31 more days.
Let’s hit this week’s questions...
@Ollie92557880: What’s the ceiling for the defense this year? Top 15? Top 10? Top 5!?
If we’re talking ceiling, being a top-five unit is on the table. They’ll comfortably be an above-average defense and I expect them to be in the top 10.
For as bad as the Eagles’ defense might have seemed in 2020, they still came in at 15th in Football Outsiders’ Defensive DVOA.
They’re even better now.
Steven Nelson and Anthony Harris will bolster the secondary.
The Nate Gerry nightmare has passed and the Eagles have upgraded at linebacker with Eric Wilson.
The defensive line?
Oh, boy, that defensive line.
The two best d-lines in the entire league may reside in the NFC East with the Eagles and Washington. The ageless Brandon Graham will be back following a career year. Fletcher Cox still mans the interior and Javon Hargrave should bounce back in a healthy season. Free agent addition Ryan Kerrigan and third-round pick Milton Williams will give the Eagles their greatest depth on the line since the team’s Super Bowl campaign.
What’s most exciting about the Birds’ defense is the development of young defensive ends Josh Sweat and Derek Barnett. Sweat has, by all accounts, had the best training camp of any Eagle, looking like a guy who could put up double-digit sack numbers. Barnett isn’t too far behind with his camp performance, as he appears to be putting all the tools together that made him a first-round selection in 2017.
While we don’t know whether Sweat or Barnett will get the starter label, they’ll both play a ton of snaps in fairly equal supply. A rotation of Graham, Sweat, Barnett and Kerrigan should keep all those dudes fresh deep into games.
The Eagles’ offense has been inconsistent in camp, but this defense is going to be a hell of a lot fun this season.
@LargePetroleum: Who is more likely to be starting for the Eagles in 2022 –Josh Sweat or Derek Barnett?
The previous question sort of leads into this.
I feel as if the majority of Eagles fans would automatically say Sweat here.
It’s all about expectations.
Barnett was a first-round pick in 2017. Sweat was a fourth-round pick in 2018.
Barnett is supposed to be great. Sweat blossoming into a legit rusher is a welcomed surprise.
Over the last two years, Barnett has played 27 games and recorded 12 sacks and 16 tackles for loss. In the same span, Sweat has played 30 games and recorded 10 sacks and 16 tackles for loss.
They’re not too far off in age. Sweat turned 24 in March and Barnett turned 25 in June. They’re both young and their futures in Philadelphia are up in the air.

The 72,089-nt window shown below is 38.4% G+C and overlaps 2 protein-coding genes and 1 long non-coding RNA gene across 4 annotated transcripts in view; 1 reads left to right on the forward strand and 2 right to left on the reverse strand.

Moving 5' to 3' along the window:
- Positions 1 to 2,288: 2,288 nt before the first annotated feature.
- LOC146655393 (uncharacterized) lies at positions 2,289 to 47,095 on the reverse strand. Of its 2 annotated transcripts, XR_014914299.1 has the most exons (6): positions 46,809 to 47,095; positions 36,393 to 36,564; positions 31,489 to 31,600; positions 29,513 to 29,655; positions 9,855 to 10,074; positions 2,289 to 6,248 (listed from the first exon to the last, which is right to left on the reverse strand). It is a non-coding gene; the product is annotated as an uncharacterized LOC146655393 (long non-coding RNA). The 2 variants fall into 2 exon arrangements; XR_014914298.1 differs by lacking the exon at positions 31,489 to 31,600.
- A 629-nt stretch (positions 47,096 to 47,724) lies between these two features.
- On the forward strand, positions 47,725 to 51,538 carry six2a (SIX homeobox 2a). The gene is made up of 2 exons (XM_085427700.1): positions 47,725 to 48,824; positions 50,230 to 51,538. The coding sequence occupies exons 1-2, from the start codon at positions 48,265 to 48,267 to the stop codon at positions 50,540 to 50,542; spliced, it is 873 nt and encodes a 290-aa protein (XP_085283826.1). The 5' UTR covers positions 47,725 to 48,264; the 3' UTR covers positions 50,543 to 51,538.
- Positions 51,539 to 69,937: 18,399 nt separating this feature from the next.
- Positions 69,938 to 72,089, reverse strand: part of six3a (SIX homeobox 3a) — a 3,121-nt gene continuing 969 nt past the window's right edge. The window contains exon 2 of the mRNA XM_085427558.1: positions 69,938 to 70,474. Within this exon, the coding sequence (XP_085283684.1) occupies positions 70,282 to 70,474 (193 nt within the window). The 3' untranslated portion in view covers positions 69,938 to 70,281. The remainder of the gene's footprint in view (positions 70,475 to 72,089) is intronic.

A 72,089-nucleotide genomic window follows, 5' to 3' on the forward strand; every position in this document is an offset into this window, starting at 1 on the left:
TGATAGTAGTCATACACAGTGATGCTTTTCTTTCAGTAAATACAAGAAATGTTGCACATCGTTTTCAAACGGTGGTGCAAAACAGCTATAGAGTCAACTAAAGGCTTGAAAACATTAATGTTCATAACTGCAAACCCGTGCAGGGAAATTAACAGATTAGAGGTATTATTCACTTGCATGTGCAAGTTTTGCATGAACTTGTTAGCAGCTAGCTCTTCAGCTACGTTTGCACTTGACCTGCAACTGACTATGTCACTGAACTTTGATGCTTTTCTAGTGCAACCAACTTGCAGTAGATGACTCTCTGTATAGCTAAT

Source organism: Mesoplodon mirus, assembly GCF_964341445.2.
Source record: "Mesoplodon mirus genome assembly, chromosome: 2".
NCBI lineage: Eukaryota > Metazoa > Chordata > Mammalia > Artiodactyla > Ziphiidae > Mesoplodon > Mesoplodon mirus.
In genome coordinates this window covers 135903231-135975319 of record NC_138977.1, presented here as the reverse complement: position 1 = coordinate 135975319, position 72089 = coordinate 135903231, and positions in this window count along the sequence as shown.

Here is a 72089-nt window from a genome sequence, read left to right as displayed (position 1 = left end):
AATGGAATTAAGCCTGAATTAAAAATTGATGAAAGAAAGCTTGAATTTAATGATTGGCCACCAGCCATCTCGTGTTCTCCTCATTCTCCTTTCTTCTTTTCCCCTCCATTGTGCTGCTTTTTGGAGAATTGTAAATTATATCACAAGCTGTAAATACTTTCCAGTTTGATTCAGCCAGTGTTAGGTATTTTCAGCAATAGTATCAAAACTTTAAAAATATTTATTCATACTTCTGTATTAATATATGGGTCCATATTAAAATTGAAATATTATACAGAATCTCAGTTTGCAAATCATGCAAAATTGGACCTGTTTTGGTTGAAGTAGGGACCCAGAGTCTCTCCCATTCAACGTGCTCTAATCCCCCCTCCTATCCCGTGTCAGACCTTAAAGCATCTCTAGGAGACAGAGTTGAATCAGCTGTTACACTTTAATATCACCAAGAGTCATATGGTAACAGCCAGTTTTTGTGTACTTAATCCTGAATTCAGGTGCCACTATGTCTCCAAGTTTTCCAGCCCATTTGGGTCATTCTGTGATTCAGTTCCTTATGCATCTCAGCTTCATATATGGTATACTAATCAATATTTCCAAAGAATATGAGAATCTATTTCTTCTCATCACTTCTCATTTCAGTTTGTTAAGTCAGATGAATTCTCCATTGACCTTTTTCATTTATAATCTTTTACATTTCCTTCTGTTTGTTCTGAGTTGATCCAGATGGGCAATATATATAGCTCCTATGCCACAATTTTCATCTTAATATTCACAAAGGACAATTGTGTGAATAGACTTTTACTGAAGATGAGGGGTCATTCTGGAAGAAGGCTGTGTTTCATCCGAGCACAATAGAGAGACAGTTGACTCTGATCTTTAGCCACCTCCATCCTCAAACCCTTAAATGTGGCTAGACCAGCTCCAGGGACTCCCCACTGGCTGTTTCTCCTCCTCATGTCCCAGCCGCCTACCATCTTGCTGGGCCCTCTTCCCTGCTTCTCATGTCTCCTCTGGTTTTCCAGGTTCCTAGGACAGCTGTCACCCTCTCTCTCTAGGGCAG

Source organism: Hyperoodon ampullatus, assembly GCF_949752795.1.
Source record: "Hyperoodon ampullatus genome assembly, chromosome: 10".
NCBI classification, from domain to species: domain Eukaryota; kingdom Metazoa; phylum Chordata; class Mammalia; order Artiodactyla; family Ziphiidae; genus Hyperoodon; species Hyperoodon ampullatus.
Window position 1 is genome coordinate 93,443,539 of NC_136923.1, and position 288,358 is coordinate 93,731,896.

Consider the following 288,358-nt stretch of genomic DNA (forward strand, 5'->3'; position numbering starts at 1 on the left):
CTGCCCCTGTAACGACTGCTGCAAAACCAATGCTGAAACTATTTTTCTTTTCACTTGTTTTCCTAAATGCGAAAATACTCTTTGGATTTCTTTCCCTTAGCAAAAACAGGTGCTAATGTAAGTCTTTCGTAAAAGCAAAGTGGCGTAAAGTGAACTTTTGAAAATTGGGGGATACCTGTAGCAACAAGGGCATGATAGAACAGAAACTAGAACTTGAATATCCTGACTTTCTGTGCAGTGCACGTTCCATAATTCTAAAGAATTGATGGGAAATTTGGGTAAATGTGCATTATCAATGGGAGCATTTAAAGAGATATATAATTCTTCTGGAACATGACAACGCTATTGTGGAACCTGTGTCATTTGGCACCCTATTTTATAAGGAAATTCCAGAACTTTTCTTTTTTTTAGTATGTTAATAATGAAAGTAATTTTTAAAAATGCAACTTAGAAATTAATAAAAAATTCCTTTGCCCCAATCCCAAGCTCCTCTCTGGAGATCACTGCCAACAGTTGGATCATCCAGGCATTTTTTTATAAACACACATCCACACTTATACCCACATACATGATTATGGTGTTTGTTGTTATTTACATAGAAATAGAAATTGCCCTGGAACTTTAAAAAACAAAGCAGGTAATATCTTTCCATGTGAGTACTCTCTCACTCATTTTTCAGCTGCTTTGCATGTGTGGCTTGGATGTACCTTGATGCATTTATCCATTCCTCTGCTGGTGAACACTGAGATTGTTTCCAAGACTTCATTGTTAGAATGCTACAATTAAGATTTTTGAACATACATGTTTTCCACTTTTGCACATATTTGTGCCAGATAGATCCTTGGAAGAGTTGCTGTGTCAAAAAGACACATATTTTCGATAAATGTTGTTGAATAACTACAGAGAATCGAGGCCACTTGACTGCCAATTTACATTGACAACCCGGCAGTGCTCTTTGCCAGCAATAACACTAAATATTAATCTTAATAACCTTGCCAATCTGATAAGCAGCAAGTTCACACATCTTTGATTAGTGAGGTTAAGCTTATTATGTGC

Barnett’s contract was restructured earlier this month with some voided years added to the end of his deal to free up cap space. The Eagles would incur a dead cap penalty of just $2.8 million if he was a post-June 1 cut next year and a penalty of $1.8 million if he was traded after June 1 (via OverTheCap).
If Barnett is here in 2022, it’ll be on an entirely new contract and it likely means that Sweat won’t be.
Sure, the Eagles could try to keep them both, but with Fletcher Cox on a monster contract (could he be gone in 2022?) and Brandon Graham on a deal that should keep him in Philly through 2023, it doesn’t feel possible.
The easiest (and most boring) answer would be to say that whichever guy plays better in 2021 will be the one rewarded with a new deal, but it’s the simplest.
I’m buying Josh Sweat stock. I’m predicting he tops 10 sacks this season and gets a fat contract from the Birds. Once that ink dries, you should be running out and grabbing a Sweat jersey as the team’s best young defender. #94? Good number for a defensive lineman!
@warrenabrahamso: What are some positives you’re already seeing with the coaching changes? Negatives?
It’s a little hard to speak on this given that we haven’t even seen a preseason game yet, let alone a real one. I’ll give you two takeaways:
On a macro level, I enjoy Nick Sirianni’s personality. I like his emphasis on getting through to the group of young, inconsistent wide receivers. His intro press conference was crushed and his rock-paper-scissors excitement was laughed at, but I appreciate the earnestness.
This is a team with young players at some of the most important positions in the sport (Barnett, Sweat, Jordan Mailata, Jalen Hurts, etc.) that could be key contributors for the team for the next half-decade or more. Rebuilding the culture after the implosion of the Doug Pederson-Carson Wentz era is huge to me.
On a micro level, the way Jonathan Gannon has used a variety of defensive fronts is intriguing. In camp, Gannon’s defenses have aligned in both 3-4 and 4-3 looks with former defensive end. Genard Avery has spent time in the “JOKER” position, acting as a standup rusher, something we haven’t seen from the Eagles in years. I wouldn’t be surprised to see Kerrigan get some snaps in that role too.
It’s less about the fact that Gannon is making use of different fronts and more about the fact that it appears he’s doing so to maximize the talent of the players he has to work with. After the stubborn days of Jim Schwartz, Gannon is refreshing.
@warrenabrahamso: What are some good Eagles Fantasy Football team names?
One new one I came up with this year: Kelly Green Eggs and Cunningham. I’m using it. You want to use it? Go for it!
There are some other ones that are more basic: Hurts So Good, Ertz So Good, Hakuna Mailata, Kenny from the Block, Dallas Sucks (can you beat that?), Kerryon My Wayward Son, Killins in the Name Of, Great Scott, Boston TD Party, Lando Caldickerson, Get Off Of McLeod, Send Me on My Ridgeway, Javon Hargrave Digger, Fire Howie, etc.